Taylor Stanley's Epic Solos By Kyle Abraham Prove The Power of Hiring Unexpected Voices
Ever since I saw it last week, Kyle Abraham's The Runaway for New York City Ballet has been haunting me.
Of course, it was a big deal that the interim leadership team (specifically Justin Peck) asked Abraham to choreograph on the company, marking the first time in more than a decade that NYCB has hired a black choreographer. But what struck me most was not the symbolism of the commission. Or even the experience of hearing Kanye West blasted at Lincoln Center, for that matter. It's what Abraham did with Taylor Stanley that I haven't been able to stop thinking about.
The ballet opens with and returns to a series of extended solos for the remarkable NYCB principal. And each one is absolutely jaw-dropping. For someone who has always seemed so at home in Balanchine's house, Stanley looked just as comfortable taking on Abraham's hybrid movement style. He easily slipped between extended développés and the Nae Nae, confidently melting a jeté into a body roll, then morphing a phrase of popping into a classical port de bras. All the while making the mashup look completely natural.
As a kid, Stanley trained seriously in jazz, hip hop and tap while at The Rock School, and at one point even dreamed of dancing for Missy Elliott. Then he fell in love with Balanchine ballets, and quickly made a beeline for the top of Mr. B's company. Yet seeing the artistry he brought to something so far from his typical repertoire there made one of my colleagues question, "Is Taylor Stanley being wasted at New York City Ballet?"
Of course, that seems like a ridiculous thing to ask. He's a principal dancer at one of the best companies in the world. How could that be a waste? But this piece showed a glimpse into a totally unexplored branch of his talent.
So maybe New York City Ballet had been "wasting" Taylor Stanley in the sense that they had never before fully capitalized on the extent of his versatility. In just three weeks, Abraham (who typically spends a year or more to build a new work collaboratively with his dancers) brought out never-before-seen magic. And not just in Stanley—I've never seen any dancer or choreographer bleed neoclassical technique into a mix of street and contemporary styles so masterfully before. What would happen if Abraham and Stanley could dive in even deeper together on a longer piece, with a more generous creation period?
It just goes to show you what kinds of artistic breakthroughs can happen when a company looks outside the obvious choices and hires a range of voices to collaborate with its dancers. By bringing a new background, a different expertise, a divergent sensibility—and of course, his singular vision—Abraham created something truly original. I can't help but think that Mr. B himself would have approved.
Now, I'm just hoping that Stanley gets cast by Emma Portner, who also received an eyebrow-raising commission from NYCB for this spring. What might she be able to discover within Stanley that we've never witnessed before? We'll just have to wait and see.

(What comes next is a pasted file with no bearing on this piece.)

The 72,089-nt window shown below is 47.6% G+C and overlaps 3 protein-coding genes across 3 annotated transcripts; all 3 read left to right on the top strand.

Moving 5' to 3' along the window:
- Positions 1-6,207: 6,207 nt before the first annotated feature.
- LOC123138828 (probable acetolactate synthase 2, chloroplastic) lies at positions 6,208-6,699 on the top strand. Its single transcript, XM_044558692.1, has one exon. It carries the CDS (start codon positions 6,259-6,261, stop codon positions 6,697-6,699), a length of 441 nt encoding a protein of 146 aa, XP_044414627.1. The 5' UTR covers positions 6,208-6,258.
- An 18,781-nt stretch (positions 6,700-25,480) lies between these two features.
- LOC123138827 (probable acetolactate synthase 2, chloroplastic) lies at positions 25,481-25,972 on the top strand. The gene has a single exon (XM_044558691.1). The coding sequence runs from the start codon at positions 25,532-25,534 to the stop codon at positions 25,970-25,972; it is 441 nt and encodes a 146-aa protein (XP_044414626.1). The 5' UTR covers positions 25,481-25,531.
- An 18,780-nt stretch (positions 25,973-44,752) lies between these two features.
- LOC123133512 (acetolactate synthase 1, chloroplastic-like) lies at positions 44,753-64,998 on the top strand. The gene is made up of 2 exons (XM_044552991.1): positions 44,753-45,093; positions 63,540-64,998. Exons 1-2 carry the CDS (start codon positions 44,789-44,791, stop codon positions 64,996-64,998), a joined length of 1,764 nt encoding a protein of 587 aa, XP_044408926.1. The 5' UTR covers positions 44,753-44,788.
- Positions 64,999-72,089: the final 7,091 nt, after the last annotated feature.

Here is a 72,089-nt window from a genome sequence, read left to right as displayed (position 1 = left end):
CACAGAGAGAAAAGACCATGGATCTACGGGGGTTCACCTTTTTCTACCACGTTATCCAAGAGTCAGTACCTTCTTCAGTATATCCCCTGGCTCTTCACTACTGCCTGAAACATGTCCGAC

Michele Byrd-McPhee's uncle was a DJ for the local black radio station in Philadelphia, where she was born. As a kid she was always dancing to the latest music, including a new form of powerful poetry laid over pulsing beats that was the beginning of what we now call hip hop.
Byrd-McPhee became enamored of the form and went on to a career as a hip-hop dancer and choreographer, eventually founding the Ladies of Hip-Hop Festival and directing the New York City chapter of Everybody Dance Now!. Over the decades, she has experienced hip hop's growth from its roots in the black community into a global phenomenon—a trajectory she views with both pride and caution.
On one hand, the popularity of hip hop has "made a global impact," says Byrd-McPhee. "It's provided a voice for so many people around the world." The downside is "it's used globally in ways that the people who made the culture don't benefit from it."
Just four years ago, the University of Southern California's Glorya Kaufman School of Dance welcomed its first class of BFA students. The program—which boasts world-class faculty and a revolutionary approach to training focused on collaboration and hybridity—immediately established itself as one of the country's most prestigious and most innovative.
Now, the first graduating class is entering the dance field. Here, six of the 33 graduates share what they're doing post-grad, what made their experience at USC Kaufman so meaningful and how it prepared them for their next steps:
Every dancer knows there's as much magic taking place backstage as there is in what the audience sees onstage. Behind the scenes, it takes a village, says American Ballet Theatre's wig and makeup supervisor, Rena Most. With wig and makeup preparations happening in a studio of their own as the dancers rehearse, Most and her team work to make sure not a single detail is lost.
Dance Magazine recently spoke to Most to find out what actually goes into the hair and makeup looks audiences see on the ABT stage.